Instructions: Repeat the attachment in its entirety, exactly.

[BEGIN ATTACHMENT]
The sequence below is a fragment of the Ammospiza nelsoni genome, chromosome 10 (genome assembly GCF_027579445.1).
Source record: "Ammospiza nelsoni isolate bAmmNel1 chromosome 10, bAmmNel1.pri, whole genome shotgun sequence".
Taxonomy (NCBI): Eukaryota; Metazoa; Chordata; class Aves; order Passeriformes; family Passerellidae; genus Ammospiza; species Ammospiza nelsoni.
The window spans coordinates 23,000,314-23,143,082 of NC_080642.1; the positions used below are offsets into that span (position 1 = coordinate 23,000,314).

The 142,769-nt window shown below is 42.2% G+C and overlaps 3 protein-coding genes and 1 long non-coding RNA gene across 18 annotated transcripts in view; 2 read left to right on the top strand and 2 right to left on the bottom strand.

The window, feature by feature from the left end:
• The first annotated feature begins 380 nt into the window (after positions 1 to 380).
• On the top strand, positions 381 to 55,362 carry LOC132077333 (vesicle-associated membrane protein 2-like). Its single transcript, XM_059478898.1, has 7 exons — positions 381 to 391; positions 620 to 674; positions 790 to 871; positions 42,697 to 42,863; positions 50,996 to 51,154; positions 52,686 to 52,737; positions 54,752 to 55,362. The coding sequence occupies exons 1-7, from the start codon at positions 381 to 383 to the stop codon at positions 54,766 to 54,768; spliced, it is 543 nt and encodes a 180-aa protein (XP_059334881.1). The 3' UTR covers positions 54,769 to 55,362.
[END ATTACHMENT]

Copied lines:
The sequence below is a fragment of the Ammospiza nelsoni genome, chromosome 10 (genome assembly GCF_027579445.1).
Source record: "Ammospiza nelsoni isolate bAmmNel1 chromosome 10, bAmmNel1.pri, whole genome shotgun sequence".
Taxonomy (NCBI): Eukaryota; Metazoa; Chordata; class Aves; order Passeriformes; family Passerellidae; genus Ammospiza; species Ammospiza nelsoni.
The window spans coordinates 23,000,314-23,143,082 of NC_080642.1; the positions used below are offsets into that span (position 1 = coordinate 23,000,314).

The 142,769-nt window shown below is 42.2% G+C and overlaps 3 protein-coding genes and 1 long non-coding RNA gene across 18 annotated transcripts in view; 2 read left to right on the top strand and 2 right to left on the bottom strand.

The window, feature by feature from the left end:
• The first annotated feature begins 380 nt into the window (after positions 1 to 380).
• On the top strand, positions 381 to 55,362 carry LOC132077333 (vesicle-associated membrane protein 2-like). Its single transcript, XM_059478898.1, has 7 exons — positions 381 to 391; positions 620 to 674; positions 790 to 871; positions 42,697 to 42,863; positions 50,996 to 51,154; positions 52,686 to 52,737; positions 54,752 to 55,362. The coding sequence occupies exons 1-7, from the start codon at positions 381 to 383 to the stop codon at positions 54,766 to 54,768; spliced, it is 543 nt and encodes a 180-aa protein (XP_059334881.1). The 3' UTR covers positions 54,769 to 55,362.